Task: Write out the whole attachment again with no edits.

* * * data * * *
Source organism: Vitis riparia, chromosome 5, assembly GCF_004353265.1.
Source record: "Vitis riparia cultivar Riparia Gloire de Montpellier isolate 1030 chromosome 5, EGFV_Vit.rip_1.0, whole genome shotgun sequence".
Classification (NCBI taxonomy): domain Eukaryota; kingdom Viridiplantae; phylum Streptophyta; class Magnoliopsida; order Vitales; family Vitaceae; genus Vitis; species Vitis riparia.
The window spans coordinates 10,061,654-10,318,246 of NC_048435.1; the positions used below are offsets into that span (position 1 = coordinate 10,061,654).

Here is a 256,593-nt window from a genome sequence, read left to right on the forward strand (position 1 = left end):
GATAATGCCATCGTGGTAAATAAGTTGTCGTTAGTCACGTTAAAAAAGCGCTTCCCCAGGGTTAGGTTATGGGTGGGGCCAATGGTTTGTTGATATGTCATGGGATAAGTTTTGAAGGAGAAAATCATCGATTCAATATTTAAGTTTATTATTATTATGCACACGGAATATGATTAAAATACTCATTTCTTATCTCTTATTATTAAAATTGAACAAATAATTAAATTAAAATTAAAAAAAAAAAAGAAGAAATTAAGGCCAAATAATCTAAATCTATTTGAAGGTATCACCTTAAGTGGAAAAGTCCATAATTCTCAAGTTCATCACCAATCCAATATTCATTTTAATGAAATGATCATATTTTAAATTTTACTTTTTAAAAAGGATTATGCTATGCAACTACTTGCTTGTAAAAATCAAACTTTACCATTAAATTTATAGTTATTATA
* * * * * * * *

Source organism: Vitis riparia, chromosome 5, assembly GCF_004353265.1.
Source record: "Vitis riparia cultivar Riparia Gloire de Montpellier isolate 1030 chromosome 5, EGFV_Vit.rip_1.0, whole genome shotgun sequence".
Classification (NCBI taxonomy): domain Eukaryota; kingdom Viridiplantae; phylum Streptophyta; class Magnoliopsida; order Vitales; family Vitaceae; genus Vitis; species Vitis riparia.
The window spans coordinates 10,061,654-10,318,246 of NC_048435.1; the positions used below are offsets into that span (position 1 = coordinate 10,061,654).

Here is a 256,593-nt window from a genome sequence, read left to right on the forward strand (position 1 = left end):
GATAATGCCATCGTGGTAAATAAGTTGTCGTTAGTCACGTTAAAAAAGCGCTTCCCCAGGGTTAGGTTATGGGTGGGGCCAATGGTTTGTTGATATGTCATGGGATAAGTTTTGAAGGAGAAAATCATCGATTCAATATTTAAGTTTATTATTATTATGCACACGGAATATGATTAAAATACTCATTTCTTATCTCTTATTATTAAAATTGAACAAATAATTAAATTAAAATTAAAAAAAAAAAAGAAGAAATTAAGGCCAAATAATCTAAATCTATTTGAAGGTATCACCTTAAGTGGAAAAGTCCATAATTCTCAAGTTCATCACCAATCCAATATTCATTTTAATGAAATGATCATATTTTAAATTTTACTTTTTAAAAAGGATTATGCTATGCAACTACTTGCTTGTAAAAATCAAACTTTACCATTAAATTTATAGTTATTATA